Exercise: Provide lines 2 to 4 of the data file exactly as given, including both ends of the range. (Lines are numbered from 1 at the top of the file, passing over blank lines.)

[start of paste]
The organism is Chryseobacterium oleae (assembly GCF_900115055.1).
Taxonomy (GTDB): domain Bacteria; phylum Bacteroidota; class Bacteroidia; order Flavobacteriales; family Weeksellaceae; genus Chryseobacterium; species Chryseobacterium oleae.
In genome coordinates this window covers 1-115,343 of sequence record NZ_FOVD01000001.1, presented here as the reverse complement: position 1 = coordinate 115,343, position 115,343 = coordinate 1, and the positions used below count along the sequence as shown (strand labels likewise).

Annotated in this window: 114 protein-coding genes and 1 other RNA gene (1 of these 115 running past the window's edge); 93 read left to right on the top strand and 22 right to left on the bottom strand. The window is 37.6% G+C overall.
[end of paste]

Taxonomy (GTDB): domain Bacteria; phylum Bacteroidota; class Bacteroidia; order Flavobacteriales; family Weeksellaceae; genus Chryseobacterium; species Chryseobacterium oleae.
In genome coordinates this window covers 1-115,343 of sequence record NZ_FOVD01000001.1, presented here as the reverse complement: position 1 = coordinate 115,343, position 115,343 = coordinate 1, and the positions used below count along the sequence as shown (strand labels likewise).

Annotated in this window: 114 protein-coding genes and 1 other RNA gene (1 of these 115 running past the window's edge); 93 read left to right on the top strand and 22 right to left on the bottom strand. The window is 37.6% G+C overall.